The Distance of Brothers
by Thomas D. Reynolds


My father, feeling nostalgic,
drives through the old neighborhood,

and after visiting his mother's house,
or the vacant lot,

since the house had been razed years ago,
he walks down the street

to the house where his brother lived
at the time of his death.

He is standing at the gate,
thinking back over the years,

his childhood,
though his brother was so much older,

nearly an adult by the time he was born;
therefore there are no memories

of wrestling after school
or riding bikes down the hill.

When my father was six,
his brother was fighting in World War II.

Upon his return, he was more distant than ever,
and refused to talk about his experiences.

As my father stands at the gate,
a man of forty exits the house

and walks to a gray Chevy.
They see each other and are incredulous.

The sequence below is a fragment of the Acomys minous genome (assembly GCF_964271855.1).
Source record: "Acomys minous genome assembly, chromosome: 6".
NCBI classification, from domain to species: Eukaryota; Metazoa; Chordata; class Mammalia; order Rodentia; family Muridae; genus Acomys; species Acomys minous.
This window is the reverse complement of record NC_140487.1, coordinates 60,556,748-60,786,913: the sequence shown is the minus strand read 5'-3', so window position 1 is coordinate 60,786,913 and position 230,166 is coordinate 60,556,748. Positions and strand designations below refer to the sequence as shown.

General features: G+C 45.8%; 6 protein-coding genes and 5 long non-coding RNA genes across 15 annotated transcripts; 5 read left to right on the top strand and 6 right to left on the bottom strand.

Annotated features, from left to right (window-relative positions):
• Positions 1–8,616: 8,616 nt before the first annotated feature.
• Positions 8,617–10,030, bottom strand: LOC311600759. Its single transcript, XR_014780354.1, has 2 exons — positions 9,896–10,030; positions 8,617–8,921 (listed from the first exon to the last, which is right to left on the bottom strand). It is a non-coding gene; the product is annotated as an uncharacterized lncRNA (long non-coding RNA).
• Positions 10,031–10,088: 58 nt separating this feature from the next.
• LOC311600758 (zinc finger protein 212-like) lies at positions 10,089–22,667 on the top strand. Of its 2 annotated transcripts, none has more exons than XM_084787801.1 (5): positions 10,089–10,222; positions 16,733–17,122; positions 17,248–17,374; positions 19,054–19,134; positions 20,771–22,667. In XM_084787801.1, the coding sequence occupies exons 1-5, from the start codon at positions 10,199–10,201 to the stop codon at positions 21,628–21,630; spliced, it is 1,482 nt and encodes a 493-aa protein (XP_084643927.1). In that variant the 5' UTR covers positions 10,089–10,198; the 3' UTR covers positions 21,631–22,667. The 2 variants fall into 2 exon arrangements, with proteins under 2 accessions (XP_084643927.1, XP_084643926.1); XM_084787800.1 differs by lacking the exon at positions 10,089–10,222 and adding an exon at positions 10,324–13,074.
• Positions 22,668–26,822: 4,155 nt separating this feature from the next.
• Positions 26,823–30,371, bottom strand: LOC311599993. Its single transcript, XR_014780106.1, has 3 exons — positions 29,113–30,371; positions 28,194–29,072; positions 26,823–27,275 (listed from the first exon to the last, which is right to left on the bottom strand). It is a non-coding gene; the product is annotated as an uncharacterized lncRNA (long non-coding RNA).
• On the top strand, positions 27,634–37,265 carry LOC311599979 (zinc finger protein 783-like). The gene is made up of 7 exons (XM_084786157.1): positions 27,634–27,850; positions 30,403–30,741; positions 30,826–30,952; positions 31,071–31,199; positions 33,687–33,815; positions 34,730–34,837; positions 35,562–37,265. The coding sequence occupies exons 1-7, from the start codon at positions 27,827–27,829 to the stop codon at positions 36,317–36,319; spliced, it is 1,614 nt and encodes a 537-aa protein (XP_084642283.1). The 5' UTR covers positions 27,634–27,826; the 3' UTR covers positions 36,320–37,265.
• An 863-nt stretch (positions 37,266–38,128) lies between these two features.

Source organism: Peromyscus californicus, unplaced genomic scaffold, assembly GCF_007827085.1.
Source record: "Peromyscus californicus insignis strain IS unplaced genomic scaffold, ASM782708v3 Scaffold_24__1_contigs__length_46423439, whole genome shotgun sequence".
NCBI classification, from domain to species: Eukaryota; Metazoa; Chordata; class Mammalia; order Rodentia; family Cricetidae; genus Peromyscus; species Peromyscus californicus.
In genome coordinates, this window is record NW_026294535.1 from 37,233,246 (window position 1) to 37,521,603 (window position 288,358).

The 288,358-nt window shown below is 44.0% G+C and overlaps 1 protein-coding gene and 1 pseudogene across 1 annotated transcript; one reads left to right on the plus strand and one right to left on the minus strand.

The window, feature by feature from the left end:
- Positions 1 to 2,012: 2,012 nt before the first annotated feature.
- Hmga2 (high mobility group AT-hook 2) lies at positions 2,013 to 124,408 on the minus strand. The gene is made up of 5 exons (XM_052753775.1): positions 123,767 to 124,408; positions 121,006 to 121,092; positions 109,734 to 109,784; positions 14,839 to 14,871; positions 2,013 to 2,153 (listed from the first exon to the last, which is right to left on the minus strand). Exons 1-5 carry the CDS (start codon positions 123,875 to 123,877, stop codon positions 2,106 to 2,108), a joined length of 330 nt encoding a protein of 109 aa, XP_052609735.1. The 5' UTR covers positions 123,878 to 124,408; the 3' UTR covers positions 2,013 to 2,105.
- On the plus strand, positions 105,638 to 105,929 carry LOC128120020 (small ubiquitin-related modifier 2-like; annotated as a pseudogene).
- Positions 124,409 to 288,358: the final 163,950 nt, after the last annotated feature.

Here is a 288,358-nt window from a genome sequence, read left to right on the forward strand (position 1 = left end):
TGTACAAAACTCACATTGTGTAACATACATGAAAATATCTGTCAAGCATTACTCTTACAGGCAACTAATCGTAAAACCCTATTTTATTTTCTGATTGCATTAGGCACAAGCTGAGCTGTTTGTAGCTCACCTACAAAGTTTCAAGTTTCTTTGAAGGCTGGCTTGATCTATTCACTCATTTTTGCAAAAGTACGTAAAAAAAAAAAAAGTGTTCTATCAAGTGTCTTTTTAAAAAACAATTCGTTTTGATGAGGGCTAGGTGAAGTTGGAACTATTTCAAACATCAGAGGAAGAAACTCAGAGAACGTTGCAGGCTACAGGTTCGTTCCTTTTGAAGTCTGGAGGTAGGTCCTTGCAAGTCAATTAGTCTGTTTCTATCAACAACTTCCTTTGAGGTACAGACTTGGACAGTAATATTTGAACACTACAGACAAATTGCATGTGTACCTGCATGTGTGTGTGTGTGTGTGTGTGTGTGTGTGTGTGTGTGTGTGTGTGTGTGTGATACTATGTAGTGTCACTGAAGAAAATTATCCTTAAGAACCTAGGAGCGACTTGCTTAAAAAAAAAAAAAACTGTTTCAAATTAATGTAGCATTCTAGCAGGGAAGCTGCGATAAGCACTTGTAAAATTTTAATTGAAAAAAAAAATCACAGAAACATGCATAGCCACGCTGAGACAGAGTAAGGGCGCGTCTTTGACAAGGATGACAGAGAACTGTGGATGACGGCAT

At the gate is the man's brother,
dead fifteen years,

and with hand poised on the car door
is my father's brother,

circa 1958, with thick black hair,
though not in the old pompadour.

They introduce each other
and it is his brother's youngest son,

now living in the old house.
They reminiscence for a few minutes

with the ease of new acquaintances.
"He seemed genuinely pleased to see me,"

my father will later tell me.
His nephew shows him the old house,

and in a brief lull in the conversation,
really no more than a minute or so,

they look at the backyard, how the grass
is still thick but the old fence is gone.

About that time there is nothing left to say,
or else the nephew needs to get somewhere,

because he keeps trying
not to glance at his watch.

So my father says it's time to go,
at which time the nephew grows more cordial,

patting my father on the back
and telling him to stop by any time,

though he often works late,
sometimes even on weekends.

They part with a handshake
and a suggestion to keep in touch.

In the car on the way home,
the presence of his brother

is so overwhelming,
my father nearly weeps.






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